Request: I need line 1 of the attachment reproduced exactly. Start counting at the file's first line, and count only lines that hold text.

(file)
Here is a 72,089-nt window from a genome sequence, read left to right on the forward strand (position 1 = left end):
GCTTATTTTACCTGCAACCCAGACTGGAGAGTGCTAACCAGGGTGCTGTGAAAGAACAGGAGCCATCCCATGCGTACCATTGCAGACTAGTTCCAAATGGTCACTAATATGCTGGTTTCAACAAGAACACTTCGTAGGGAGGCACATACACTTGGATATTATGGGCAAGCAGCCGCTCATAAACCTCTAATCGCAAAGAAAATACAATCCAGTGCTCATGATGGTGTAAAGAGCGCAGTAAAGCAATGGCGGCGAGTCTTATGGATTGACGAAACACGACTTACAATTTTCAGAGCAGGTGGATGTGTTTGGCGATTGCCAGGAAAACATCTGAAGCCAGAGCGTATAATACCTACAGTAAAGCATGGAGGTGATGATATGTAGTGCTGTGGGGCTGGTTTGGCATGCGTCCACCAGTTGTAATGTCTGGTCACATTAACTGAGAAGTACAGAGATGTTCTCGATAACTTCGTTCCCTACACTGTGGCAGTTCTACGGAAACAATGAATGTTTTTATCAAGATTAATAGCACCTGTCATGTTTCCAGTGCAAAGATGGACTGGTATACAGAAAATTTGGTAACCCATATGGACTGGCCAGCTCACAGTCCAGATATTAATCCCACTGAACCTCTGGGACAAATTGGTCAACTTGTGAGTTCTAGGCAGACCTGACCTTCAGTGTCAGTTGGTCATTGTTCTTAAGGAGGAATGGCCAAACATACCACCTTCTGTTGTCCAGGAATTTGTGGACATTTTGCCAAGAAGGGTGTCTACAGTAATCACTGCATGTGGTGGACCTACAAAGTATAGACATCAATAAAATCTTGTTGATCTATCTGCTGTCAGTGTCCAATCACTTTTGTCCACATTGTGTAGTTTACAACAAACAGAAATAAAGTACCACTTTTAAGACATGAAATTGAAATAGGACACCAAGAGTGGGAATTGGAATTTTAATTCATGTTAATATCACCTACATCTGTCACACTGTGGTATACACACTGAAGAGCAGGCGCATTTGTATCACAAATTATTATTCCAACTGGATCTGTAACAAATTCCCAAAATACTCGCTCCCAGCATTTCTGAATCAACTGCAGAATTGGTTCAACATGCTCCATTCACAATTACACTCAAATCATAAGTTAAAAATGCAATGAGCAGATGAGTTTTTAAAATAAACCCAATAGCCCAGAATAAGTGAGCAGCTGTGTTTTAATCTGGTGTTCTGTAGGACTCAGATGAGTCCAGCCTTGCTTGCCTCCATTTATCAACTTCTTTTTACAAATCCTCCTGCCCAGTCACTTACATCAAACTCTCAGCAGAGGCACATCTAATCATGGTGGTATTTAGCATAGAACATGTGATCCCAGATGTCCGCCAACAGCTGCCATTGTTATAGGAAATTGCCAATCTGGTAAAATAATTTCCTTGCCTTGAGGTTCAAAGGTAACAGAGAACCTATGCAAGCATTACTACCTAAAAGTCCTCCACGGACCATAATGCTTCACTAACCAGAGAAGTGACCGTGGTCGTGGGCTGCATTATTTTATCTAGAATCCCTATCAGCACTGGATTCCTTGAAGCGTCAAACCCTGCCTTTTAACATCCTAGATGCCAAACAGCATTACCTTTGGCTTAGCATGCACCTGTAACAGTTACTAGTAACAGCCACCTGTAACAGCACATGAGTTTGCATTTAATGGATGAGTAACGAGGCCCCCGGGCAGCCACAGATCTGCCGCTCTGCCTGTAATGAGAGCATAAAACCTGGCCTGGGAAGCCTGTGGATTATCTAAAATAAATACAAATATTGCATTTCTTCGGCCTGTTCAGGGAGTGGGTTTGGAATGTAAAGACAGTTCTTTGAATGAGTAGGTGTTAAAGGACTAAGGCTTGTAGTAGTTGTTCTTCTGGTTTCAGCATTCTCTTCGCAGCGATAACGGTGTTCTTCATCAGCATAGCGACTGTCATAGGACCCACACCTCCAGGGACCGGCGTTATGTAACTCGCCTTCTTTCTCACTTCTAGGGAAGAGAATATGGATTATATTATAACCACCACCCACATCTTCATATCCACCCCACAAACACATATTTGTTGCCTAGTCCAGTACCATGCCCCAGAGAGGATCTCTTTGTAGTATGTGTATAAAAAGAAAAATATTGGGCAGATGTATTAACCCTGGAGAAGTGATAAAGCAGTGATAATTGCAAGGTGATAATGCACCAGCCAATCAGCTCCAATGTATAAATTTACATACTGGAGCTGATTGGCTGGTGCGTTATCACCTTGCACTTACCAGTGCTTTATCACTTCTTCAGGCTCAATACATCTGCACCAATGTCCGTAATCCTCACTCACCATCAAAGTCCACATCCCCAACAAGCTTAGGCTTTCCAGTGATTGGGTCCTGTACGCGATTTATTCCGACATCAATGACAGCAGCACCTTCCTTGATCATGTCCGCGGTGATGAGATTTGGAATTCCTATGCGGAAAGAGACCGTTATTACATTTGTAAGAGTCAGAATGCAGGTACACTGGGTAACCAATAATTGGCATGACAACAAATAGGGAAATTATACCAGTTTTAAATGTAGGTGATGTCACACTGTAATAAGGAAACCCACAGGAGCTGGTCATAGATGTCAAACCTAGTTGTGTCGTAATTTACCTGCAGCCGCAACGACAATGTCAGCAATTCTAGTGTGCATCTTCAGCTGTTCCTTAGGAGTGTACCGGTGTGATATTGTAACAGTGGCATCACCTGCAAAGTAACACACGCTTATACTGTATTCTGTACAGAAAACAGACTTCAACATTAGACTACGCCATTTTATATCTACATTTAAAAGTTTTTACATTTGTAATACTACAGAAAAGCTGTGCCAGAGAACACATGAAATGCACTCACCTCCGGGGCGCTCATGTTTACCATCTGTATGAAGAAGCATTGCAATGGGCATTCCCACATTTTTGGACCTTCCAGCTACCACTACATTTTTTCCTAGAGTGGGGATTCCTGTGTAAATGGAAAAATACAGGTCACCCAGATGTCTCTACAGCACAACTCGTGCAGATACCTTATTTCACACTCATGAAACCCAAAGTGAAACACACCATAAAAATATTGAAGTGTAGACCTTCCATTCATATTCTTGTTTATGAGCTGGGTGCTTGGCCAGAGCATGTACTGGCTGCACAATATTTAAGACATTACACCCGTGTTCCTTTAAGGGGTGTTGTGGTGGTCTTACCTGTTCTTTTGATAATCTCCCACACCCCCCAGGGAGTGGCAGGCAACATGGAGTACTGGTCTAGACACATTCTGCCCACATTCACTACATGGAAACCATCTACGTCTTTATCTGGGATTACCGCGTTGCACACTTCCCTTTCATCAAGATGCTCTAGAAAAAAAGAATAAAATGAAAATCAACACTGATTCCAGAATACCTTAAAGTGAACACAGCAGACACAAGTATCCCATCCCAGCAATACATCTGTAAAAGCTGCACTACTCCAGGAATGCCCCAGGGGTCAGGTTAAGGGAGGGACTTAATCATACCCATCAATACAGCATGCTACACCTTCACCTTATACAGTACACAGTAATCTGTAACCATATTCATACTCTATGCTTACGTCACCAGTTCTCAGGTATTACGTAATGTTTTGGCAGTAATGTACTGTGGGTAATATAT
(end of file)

Here is a 72,089-nt window from a genome sequence, read left to right on the forward strand (position 1 = left end):